For these bureaucrats the U.S.W. is no small plum to pick. With 1.4 million dues paying members and total assets of $116 million, the interests of the Abel machinery is firmly rooted in the almightly dollar. Out of a total yearly payroll of $36 million Abel himself gets nearly $87,000 while 28 district directors each receive $35,000 plus expenses. In serving the capitalists these bureaucratic forces plainly serve themselves and will stop at nothing to ensure their absolute control over the union.
A perfect example of the bureaucratic manipulation of power within the U.S.W. was given at the recent constitutional convention. The 18th convention of the U.S.W. held in Las Vegas at the end of August completely sidestepped the many pressing issues facing steelworkers and instead focused on one single major purpose – the further consolidation of bureaucratic power within the steelworkers union. If any service was performed at this convention for the steelworkers rank and file it was to demonstrate once again the absolute bankruptcy and class collaboration of the trade union bureaucrats and assorted reformists who assembled, on workers’ dues, to enjoy the hoopla and degenerate culture of the Nevada gambling casinos.
From the outset it was clear that Abel – and his hand-picked successor, Lloyd McBride, had a firm hold on the convention. Abel opened the meet with a classic attack on all progressive elements of the union and a traditional red baiting campaign. The convention was stacked with an estimated 800 staffers alone – to guarantee absolute control of the business of the convention. One Sadlowski supporter even managed to snap pictures of McBride supporters forging credentials – but was beaten and had his film taken from him. From the beginning to the end, all business of the convention was skillfully managed by Abel and his cronies.
Many of the U.S.W. thought that Sadlowski would attempt to take on Abel at the convention, in preparation for his presidential candidacy of the union. However, Sadlowski managed his Fight Back organization with little more skill than a cub scout pack, failed to mobilize any serious opposition to Abel on the floor, and was consistently defeated on any floor business. Sadlowski distributed no literature at the convention, held few meetings, and acted as the perfect straight man for the Abel-McBride forces to consolidate their hold over the vast resources of the U.S.W. While Sadlowski took the floor several times, each time he focused on his own self-defense rather than the basic issues facing steel workers.
The real question of the upcoming election is not who should be elected, but first, whether or not to rely upon the rank and file, and second, the necessity to smash the existing bureaucratic union structure and replace bureaucratic leadership with genuine working-class leadership. The recapture of the trade unions by the proletariat will never be achieved through election campaigning alone, and especially not through the election campaigns of reformists like Ed Sadlowski.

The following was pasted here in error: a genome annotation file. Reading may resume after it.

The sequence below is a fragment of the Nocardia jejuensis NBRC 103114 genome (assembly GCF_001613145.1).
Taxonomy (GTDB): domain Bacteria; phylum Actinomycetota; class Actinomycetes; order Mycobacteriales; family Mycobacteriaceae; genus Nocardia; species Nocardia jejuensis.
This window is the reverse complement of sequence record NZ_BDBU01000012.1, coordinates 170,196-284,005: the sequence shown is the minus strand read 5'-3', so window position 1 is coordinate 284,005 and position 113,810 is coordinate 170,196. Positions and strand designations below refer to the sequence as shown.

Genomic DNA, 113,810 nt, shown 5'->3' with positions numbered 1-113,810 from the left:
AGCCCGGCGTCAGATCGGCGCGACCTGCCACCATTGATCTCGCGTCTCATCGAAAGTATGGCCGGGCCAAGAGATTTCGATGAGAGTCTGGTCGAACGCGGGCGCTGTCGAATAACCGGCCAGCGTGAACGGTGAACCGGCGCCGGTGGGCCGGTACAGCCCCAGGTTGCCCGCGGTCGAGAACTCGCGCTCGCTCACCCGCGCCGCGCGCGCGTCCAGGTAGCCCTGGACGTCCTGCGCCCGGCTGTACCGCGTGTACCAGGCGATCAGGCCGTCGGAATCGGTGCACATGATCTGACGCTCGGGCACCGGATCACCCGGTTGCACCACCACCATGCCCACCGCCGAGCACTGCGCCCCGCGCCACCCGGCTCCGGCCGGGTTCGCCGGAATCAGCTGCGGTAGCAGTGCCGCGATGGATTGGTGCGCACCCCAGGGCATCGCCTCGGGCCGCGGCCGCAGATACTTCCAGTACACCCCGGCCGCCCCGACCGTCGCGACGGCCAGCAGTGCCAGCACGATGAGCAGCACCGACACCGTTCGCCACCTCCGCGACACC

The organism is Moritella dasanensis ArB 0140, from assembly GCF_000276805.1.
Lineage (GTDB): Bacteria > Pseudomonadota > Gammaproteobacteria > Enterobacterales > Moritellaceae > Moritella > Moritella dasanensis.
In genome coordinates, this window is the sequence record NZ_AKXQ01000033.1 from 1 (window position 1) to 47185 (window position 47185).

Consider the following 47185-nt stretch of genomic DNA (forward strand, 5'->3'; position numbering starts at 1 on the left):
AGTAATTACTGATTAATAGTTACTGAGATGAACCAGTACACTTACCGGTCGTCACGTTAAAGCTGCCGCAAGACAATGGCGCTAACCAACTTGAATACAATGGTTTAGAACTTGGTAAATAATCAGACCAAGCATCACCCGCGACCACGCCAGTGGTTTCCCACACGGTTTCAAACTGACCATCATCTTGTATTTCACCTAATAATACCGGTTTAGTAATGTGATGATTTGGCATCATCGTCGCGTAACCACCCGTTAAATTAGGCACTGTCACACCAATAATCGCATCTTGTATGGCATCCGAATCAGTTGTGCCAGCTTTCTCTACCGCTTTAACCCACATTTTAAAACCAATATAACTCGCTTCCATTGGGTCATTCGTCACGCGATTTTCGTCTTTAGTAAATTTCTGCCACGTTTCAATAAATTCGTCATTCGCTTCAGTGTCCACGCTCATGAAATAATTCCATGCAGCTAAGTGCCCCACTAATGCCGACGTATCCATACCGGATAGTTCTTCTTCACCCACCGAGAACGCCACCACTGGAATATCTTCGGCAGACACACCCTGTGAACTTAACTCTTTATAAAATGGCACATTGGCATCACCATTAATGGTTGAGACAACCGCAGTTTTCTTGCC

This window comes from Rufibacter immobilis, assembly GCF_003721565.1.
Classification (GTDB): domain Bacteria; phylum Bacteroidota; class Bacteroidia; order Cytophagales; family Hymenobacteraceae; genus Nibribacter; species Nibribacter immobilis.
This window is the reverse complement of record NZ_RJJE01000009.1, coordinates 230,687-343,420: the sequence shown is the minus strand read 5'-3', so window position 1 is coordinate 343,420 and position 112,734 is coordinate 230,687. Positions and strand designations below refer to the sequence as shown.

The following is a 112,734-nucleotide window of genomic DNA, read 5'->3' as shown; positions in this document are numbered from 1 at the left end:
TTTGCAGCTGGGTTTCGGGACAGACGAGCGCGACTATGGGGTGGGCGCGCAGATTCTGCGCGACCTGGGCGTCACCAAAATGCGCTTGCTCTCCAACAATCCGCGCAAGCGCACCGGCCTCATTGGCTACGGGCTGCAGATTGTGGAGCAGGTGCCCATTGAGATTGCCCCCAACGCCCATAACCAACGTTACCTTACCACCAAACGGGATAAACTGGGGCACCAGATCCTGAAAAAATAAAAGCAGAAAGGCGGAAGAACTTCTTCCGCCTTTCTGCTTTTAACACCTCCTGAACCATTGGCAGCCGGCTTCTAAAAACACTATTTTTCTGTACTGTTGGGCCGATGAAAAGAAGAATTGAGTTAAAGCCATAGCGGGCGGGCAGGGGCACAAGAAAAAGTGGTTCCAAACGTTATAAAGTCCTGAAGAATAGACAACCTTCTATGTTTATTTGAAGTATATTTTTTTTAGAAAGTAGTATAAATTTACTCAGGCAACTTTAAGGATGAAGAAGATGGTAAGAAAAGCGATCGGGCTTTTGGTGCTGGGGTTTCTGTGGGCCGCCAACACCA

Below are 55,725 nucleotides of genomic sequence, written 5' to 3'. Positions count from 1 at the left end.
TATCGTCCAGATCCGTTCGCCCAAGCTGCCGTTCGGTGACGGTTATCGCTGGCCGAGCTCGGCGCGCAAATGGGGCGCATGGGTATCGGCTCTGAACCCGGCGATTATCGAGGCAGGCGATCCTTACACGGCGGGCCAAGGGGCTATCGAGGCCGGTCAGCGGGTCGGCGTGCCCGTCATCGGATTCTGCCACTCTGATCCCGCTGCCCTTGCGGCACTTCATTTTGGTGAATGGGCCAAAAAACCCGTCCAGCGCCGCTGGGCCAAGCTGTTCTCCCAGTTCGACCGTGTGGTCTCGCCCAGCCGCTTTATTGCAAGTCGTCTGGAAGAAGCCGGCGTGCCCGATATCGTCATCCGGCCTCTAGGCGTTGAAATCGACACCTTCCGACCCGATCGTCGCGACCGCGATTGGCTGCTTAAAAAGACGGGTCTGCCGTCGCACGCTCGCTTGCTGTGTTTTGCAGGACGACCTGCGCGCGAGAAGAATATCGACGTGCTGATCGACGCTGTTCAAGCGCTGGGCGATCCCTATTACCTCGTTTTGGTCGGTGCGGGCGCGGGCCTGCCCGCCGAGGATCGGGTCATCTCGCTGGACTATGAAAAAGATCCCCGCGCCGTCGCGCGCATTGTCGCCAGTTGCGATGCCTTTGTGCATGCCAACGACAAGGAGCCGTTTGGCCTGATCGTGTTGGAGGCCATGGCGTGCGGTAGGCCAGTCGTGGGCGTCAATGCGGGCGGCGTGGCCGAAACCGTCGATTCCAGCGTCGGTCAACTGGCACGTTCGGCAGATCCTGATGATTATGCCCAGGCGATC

Union elections, if they are to have full significance for the rank and file, must be a part of, and develop out of, a broad struggle against the capitalist class while fighting to uproot the reactionaries in the union itself. This can only be achieved by working inside the unions and fighting for genuine working-class leadership on every level, from the shop, the plant, the local, the district, and the International. This is the basis on which true proletarian leadership will rise and be tested – in the struggle against the companies, the trade union bureaucrats, and the capitalist class as a whole. It will not be brought to the union from the offices of the international headquarters, as Sadlowski plans.
The demand of the working class for leadership has arisen on the basis of necessity. The electioneering of Ed Sadlowski does not respond to this demand. Ed Sadlowski is not a worker who has come forward in the class struggle against capitalism. The Fight Back Organization he has put together in District 31 has gained little support from the rank and file because it has not boldly advanced a program of struggle which represents the rank and file. Instead, the Sadlowski forces hope to win the union election in the same way that Jimmy Carter won the presidency – by demagogically and falsely appealing to the need and desire for change in the U.S.W. for the sole purpose of promoting himself over the interests of the working class. Sadlowski has not built the power of the rank and file; Sadlowski has built Sadlowski.
Karl Marx, the greatest teacher of the working-class movement, pointed out that the historic task of the trade unions is to fight for the complete emancipation of labor from capital. Sadlowski, on the other hand, advances a program designed to keep workers shackled as wage slaves, but simply better-paid wage slaves:
Organized labor’s future depends on a movement toward the fundamental goal of the labor movement’s winning an equitable share of the nation’s wealth for the people who produce that wealth by their labor. (The Nation, 9/6/76)